Spectacle As Political and Rhetorical Sleight-of-Hand

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While seemingly countless mass-media outlets in the U.S. spend minutes and hours “covering” Rep. Joe Wilson outburst (not that there’s news to cover; he yelled “You lie!” during a speech by a U.S. President to Congress, and the outburst was “news” for up to 24 hours for those who didn’t watch the speech), we note citizens’ minds may be distracted from less garish but more substantial matters.

For example, in Rep. Wilson’s home-state, South Carolina, the poverty-rate in 2004 was 15.7% (before the major impact of the recession), placing the state 10th in highest rates of poverty in the U.S. This information comes from statemaster.com. The U.S. government and state-governments establish the “poverty-line” using a variety of means, of course, but as of 2008, if a family of four had a total annual income of $21,200 U.S. dollars, it was at the poverty-line, so I’d say the poverty-line is set pretty low.

In addition, according to a site called covertheuninsured.org . . .,

19.4% of South Carolinians are uninsured [medical].

In 2002, uninsured South Carolinians cost the system $1,936 per uninsured individual.

60% of the uninsured are hard working citizens of South Carolina.

74% of the uninsured list affordability as the reason they have not purchased health insurance.

Perhaps it would be prudent to anticipate some objections now.

Are the data from this site accurate? I don’t know, but I do know I winced at the adjective “hard” before “working” because the data can’t determine how hard people work, only that they work, so that adjective is a bit of a tip-off to bias. Also, are the data about South Carolina’s poverty-rate reliable? I don’t know, but I suspect that most sources would provide data that were similar.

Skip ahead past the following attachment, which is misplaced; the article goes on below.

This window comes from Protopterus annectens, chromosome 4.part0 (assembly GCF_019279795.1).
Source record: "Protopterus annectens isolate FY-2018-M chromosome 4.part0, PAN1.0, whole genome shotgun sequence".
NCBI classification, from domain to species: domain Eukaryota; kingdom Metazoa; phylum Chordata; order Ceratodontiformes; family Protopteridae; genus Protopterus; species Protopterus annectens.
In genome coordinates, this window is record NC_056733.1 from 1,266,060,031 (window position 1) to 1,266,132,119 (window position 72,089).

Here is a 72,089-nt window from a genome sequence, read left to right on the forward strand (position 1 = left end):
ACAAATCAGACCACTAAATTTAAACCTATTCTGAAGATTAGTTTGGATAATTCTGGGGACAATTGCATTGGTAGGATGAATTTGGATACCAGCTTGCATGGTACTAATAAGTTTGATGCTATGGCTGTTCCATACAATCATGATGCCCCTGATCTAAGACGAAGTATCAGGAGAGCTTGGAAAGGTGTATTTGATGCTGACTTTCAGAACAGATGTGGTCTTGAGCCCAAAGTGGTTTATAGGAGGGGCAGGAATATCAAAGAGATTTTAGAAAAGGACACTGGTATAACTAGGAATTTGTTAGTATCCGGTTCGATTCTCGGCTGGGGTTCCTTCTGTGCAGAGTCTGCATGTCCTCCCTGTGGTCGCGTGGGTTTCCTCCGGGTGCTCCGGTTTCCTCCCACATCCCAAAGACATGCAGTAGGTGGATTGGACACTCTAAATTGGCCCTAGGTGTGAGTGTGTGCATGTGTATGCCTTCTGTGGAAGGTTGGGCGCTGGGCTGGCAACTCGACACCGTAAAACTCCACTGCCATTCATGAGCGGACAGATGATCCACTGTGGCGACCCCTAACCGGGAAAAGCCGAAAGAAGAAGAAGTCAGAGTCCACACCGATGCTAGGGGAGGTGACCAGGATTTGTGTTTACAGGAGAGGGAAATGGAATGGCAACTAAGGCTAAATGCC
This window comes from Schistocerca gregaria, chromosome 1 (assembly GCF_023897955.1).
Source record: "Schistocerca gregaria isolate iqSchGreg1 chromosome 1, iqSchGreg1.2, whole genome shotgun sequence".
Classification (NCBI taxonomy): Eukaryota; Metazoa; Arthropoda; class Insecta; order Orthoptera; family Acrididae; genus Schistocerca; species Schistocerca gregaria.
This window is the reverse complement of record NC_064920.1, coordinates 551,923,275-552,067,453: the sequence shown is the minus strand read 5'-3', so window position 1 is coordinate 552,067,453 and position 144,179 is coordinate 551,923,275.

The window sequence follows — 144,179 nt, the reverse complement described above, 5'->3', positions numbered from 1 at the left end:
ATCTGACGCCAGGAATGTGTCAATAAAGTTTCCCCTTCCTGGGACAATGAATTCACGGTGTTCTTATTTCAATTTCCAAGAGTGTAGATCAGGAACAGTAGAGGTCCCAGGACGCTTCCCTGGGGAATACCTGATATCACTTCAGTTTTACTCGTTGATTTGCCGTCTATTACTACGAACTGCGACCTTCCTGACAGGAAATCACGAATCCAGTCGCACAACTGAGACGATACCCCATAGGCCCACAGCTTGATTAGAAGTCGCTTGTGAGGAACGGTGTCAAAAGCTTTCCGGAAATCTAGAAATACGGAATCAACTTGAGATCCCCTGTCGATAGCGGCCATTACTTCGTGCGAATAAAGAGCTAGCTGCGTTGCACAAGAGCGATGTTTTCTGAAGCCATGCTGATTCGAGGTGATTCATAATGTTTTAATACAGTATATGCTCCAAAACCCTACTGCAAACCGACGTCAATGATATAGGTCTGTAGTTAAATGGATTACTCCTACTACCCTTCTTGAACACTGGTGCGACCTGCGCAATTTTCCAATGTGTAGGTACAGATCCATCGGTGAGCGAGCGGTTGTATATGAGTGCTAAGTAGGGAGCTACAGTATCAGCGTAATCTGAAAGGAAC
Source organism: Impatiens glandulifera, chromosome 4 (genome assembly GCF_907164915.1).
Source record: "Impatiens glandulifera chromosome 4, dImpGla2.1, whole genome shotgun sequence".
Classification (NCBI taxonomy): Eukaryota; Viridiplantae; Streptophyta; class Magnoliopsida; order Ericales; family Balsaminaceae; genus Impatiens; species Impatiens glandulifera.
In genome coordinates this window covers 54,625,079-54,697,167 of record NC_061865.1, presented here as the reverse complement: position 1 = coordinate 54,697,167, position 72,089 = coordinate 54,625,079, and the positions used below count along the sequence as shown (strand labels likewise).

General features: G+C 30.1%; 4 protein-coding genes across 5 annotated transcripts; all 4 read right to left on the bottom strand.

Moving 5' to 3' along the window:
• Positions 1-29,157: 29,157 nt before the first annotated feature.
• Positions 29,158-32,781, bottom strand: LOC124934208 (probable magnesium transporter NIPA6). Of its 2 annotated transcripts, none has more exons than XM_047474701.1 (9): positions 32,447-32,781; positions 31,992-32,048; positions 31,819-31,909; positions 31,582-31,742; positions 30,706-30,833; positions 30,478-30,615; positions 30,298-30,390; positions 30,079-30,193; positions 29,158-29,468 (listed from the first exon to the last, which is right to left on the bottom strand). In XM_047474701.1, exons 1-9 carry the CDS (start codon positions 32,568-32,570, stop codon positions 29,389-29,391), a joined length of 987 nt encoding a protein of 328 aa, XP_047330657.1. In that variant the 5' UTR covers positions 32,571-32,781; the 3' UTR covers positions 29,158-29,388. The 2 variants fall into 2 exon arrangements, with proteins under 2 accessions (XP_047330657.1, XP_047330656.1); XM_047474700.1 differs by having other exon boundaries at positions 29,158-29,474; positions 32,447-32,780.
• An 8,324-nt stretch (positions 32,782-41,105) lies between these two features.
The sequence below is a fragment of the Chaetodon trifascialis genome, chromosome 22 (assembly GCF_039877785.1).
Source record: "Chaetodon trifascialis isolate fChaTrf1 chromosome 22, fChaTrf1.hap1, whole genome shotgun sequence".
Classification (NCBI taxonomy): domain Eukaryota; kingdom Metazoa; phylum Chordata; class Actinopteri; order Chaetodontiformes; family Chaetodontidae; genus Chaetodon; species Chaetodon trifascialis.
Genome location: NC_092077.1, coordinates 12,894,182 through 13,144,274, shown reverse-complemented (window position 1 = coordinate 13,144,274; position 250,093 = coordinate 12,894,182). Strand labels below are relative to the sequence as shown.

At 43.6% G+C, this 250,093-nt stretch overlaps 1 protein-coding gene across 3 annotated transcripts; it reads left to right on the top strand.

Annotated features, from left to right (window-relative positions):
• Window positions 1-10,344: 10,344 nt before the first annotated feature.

My main point doesn’t rely on the accuracy of the data, however. It relies on the apparent fact that instead of focusing on poverty-levels and numbers of people without health-insurance in South Carolina (and elsewhere)–what one might call “news that stays news,” to borrow from a poet–the mass media are distracted by the magic-trick of “You lie!” Yes, it was rude. No, Obama wasn’t lying: provisions about “illegal immigrants” already exist in two draft-bills from Congressional committees. Yes, there is a possibility that if the President were not African American, Wilson may not have acted so rudely. Even if one disagrees with these assertions, however, one is focusing on the sleight-of-hand.

With the help of media, Mr. Wilson made a spectacle of himself.

Meanwhile, outside the theater (as it were) exist some serious problems with poverty and medicine–in Mr. Wilson’s home-state and elsewhere. Perhaps it’s best not to watch the magician’s hands for very long and preferable to leave the theater and move on to other topics, rhetorical, political, and otherwise.

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